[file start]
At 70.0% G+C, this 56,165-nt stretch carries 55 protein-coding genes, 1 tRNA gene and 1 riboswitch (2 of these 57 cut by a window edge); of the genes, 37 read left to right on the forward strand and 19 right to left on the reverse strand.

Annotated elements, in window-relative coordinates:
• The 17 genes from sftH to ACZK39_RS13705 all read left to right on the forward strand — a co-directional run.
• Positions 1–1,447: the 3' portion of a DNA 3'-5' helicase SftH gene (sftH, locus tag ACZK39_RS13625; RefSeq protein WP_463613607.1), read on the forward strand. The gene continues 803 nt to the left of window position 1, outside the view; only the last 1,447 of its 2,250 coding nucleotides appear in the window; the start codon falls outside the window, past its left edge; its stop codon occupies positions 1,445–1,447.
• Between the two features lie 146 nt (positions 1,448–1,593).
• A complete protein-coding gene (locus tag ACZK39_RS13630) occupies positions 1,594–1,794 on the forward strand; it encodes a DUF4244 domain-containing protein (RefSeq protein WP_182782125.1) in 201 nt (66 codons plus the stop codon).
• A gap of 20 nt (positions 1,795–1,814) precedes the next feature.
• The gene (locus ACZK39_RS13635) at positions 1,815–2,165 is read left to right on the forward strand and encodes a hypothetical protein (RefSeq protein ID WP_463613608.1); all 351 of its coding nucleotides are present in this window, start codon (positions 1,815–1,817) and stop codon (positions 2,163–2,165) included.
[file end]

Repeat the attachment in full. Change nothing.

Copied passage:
At 70.0% G+C, this 56,165-nt stretch carries 55 protein-coding genes, 1 tRNA gene and 1 riboswitch (2 of these 57 cut by a window edge); of the genes, 37 read left to right on the forward strand and 19 right to left on the reverse strand.

Annotated elements, in window-relative coordinates:
• The 17 genes from sftH to ACZK39_RS13705 all read left to right on the forward strand — a co-directional run.
• Positions 1–1,447: the 3' portion of a DNA 3'-5' helicase SftH gene (sftH, locus tag ACZK39_RS13625; RefSeq protein WP_463613607.1), read on the forward strand. The gene continues 803 nt to the left of window position 1, outside the view; only the last 1,447 of its 2,250 coding nucleotides appear in the window; the start codon falls outside the window, past its left edge; its stop codon occupies positions 1,445–1,447.
• Between the two features lie 146 nt (positions 1,448–1,593).
• A complete protein-coding gene (locus tag ACZK39_RS13630) occupies positions 1,594–1,794 on the forward strand; it encodes a DUF4244 domain-containing protein (RefSeq protein WP_182782125.1) in 201 nt (66 codons plus the stop codon).
• A gap of 20 nt (positions 1,795–1,814) precedes the next feature.
• The gene (locus ACZK39_RS13635) at positions 1,815–2,165 is read left to right on the forward strand and encodes a hypothetical protein (RefSeq protein ID WP_463613608.1); all 351 of its coding nucleotides are present in this window, start codon (positions 1,815–1,817) and stop codon (positions 2,163–2,165) included.